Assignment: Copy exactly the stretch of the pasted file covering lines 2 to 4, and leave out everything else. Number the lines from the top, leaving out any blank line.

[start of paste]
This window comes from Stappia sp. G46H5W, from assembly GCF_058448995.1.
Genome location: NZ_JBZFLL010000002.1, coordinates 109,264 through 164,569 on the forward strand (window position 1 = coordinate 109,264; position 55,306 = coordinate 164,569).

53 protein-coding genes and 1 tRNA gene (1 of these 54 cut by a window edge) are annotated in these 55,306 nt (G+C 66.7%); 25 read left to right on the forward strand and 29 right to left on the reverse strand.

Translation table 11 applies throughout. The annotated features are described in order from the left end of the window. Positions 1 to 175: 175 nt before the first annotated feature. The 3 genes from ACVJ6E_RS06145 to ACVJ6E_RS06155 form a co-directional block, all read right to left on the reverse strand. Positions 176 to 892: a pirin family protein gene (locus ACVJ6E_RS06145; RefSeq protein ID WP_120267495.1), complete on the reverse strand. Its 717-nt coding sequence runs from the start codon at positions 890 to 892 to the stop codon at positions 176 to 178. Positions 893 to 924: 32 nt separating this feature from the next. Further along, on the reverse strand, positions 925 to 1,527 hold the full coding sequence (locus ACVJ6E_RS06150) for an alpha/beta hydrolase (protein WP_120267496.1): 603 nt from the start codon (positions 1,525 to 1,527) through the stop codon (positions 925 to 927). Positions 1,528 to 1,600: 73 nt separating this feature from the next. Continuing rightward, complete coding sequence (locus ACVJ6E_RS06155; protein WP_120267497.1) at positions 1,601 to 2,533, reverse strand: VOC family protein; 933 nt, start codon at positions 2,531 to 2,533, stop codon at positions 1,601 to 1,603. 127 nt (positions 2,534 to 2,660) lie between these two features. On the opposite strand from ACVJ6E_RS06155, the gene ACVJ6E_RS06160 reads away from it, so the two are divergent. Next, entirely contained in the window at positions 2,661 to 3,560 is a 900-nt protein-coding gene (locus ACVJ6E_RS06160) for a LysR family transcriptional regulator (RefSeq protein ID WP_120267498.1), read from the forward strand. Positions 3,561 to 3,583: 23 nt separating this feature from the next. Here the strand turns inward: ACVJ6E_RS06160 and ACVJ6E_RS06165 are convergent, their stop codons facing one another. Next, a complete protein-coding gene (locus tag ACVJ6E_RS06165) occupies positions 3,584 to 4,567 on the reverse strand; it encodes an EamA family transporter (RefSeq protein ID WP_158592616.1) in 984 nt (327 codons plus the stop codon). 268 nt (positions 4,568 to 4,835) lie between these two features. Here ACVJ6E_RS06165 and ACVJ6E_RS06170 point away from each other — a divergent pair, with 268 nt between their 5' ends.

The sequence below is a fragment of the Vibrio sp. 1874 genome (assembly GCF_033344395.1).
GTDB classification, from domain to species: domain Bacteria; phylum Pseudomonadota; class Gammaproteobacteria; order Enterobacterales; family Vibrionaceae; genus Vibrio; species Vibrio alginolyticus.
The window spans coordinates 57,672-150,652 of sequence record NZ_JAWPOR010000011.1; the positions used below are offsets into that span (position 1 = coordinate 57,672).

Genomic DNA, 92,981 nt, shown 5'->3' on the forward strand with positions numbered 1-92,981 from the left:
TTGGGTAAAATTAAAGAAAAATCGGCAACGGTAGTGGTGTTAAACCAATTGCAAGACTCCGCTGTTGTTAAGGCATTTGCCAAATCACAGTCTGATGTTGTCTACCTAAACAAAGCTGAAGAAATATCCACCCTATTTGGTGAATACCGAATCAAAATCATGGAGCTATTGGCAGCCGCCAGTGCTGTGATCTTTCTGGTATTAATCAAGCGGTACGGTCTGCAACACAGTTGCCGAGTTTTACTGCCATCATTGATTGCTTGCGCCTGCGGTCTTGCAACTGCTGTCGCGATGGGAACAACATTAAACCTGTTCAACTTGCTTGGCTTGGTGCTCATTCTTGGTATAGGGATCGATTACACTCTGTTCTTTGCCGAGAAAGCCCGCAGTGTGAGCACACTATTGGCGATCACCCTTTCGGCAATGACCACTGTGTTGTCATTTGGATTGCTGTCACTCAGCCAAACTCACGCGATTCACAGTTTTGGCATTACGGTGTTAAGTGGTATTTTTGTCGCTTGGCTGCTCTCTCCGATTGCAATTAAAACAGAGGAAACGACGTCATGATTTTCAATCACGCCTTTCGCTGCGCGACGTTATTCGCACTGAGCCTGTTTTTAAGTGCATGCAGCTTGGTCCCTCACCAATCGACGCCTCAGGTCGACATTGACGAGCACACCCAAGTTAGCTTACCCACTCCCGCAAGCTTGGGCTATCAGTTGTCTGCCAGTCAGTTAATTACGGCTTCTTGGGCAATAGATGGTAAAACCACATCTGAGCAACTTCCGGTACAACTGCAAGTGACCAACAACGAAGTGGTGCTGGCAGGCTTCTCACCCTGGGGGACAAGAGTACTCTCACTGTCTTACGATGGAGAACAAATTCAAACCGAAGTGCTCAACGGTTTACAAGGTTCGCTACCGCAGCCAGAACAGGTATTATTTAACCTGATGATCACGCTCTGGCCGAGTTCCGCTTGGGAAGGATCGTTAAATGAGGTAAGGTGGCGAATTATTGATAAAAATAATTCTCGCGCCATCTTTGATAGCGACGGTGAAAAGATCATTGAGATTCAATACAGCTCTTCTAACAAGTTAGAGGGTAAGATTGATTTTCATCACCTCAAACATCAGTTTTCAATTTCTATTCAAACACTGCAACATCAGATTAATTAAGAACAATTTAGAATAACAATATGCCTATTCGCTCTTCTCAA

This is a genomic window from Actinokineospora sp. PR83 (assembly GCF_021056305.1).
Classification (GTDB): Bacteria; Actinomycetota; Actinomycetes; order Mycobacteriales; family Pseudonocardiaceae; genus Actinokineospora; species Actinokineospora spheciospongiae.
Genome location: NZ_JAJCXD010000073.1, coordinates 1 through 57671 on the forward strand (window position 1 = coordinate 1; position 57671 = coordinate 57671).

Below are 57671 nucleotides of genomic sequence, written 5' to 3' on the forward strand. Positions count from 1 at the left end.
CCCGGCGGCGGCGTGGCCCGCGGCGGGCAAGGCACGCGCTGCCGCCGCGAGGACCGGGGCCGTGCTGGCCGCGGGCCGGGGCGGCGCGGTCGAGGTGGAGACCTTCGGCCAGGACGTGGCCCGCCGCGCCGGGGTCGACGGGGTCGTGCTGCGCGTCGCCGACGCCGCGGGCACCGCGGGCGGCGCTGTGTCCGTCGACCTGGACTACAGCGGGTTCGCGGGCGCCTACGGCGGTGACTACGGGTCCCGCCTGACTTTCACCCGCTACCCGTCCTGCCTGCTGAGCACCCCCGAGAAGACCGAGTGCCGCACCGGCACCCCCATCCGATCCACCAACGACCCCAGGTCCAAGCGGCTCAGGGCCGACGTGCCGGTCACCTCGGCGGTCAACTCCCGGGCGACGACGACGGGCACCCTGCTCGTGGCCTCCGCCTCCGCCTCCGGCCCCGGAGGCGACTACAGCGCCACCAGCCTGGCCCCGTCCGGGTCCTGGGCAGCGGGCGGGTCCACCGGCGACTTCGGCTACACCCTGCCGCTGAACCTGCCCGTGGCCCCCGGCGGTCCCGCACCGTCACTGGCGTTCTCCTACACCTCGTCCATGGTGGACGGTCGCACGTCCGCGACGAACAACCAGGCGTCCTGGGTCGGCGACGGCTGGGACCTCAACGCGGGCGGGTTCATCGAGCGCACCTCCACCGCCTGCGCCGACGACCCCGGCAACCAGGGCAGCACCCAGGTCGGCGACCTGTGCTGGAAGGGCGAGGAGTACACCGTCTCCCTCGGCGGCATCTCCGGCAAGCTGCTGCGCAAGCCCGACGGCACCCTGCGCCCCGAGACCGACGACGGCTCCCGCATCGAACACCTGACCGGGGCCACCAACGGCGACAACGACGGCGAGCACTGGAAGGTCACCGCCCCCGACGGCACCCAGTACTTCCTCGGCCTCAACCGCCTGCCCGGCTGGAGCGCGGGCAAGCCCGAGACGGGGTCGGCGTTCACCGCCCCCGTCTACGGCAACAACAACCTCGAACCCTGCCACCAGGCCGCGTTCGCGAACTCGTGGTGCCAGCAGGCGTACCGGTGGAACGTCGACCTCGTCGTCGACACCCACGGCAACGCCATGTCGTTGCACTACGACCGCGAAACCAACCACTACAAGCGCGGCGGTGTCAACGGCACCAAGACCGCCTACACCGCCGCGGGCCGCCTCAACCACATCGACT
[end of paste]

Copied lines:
Genome location: NZ_JBZFLL010000002.1, coordinates 109,264 through 164,569 on the forward strand (window position 1 = coordinate 109,264; position 55,306 = coordinate 164,569).

53 protein-coding genes and 1 tRNA gene (1 of these 54 cut by a window edge) are annotated in these 55,306 nt (G+C 66.7%); 25 read left to right on the forward strand and 29 right to left on the reverse strand.

Translation table 11 applies throughout. The annotated features are described in order from the left end of the window. Positions 1 to 175: 175 nt before the first annotated feature. The 3 genes from ACVJ6E_RS06145 to ACVJ6E_RS06155 form a co-directional block, all read right to left on the reverse strand. Positions 176 to 892: a pirin family protein gene (locus ACVJ6E_RS06145; RefSeq protein ID WP_120267495.1), complete on the reverse strand. Its 717-nt coding sequence runs from the start codon at positions 890 to 892 to the stop codon at positions 176 to 178. Positions 893 to 924: 32 nt separating this feature from the next. Further along, on the reverse strand, positions 925 to 1,527 hold the full coding sequence (locus ACVJ6E_RS06150) for an alpha/beta hydrolase (protein WP_120267496.1): 603 nt from the start codon (positions 1,525 to 1,527) through the stop codon (positions 925 to 927). Positions 1,528 to 1,600: 73 nt separating this feature from the next. Continuing rightward, complete coding sequence (locus ACVJ6E_RS06155; protein WP_120267497.1) at positions 1,601 to 2,533, reverse strand: VOC family protein; 933 nt, start codon at positions 2,531 to 2,533, stop codon at positions 1,601 to 1,603. 127 nt (positions 2,534 to 2,660) lie between these two features. On the opposite strand from ACVJ6E_RS06155, the gene ACVJ6E_RS06160 reads away from it, so the two are divergent. Next, entirely contained in the window at positions 2,661 to 3,560 is a 900-nt protein-coding gene (locus ACVJ6E_RS06160) for a LysR family transcriptional regulator (RefSeq protein ID WP_120267498.1), read from the forward strand. Positions 3,561 to 3,583: 23 nt separating this feature from the next. Here the strand turns inward: ACVJ6E_RS06160 and ACVJ6E_RS06165 are convergent, their stop codons facing one another. Next, a complete protein-coding gene (locus tag ACVJ6E_RS06165) occupies positions 3,584 to 4,567 on the reverse strand; it encodes an EamA family transporter (RefSeq protein ID WP_158592616.1) in 984 nt (327 codons plus the stop codon). 268 nt (positions 4,568 to 4,835) lie between these two features. Here ACVJ6E_RS06165 and ACVJ6E_RS06170 point away from each other — a divergent pair, with 268 nt between their 5' ends.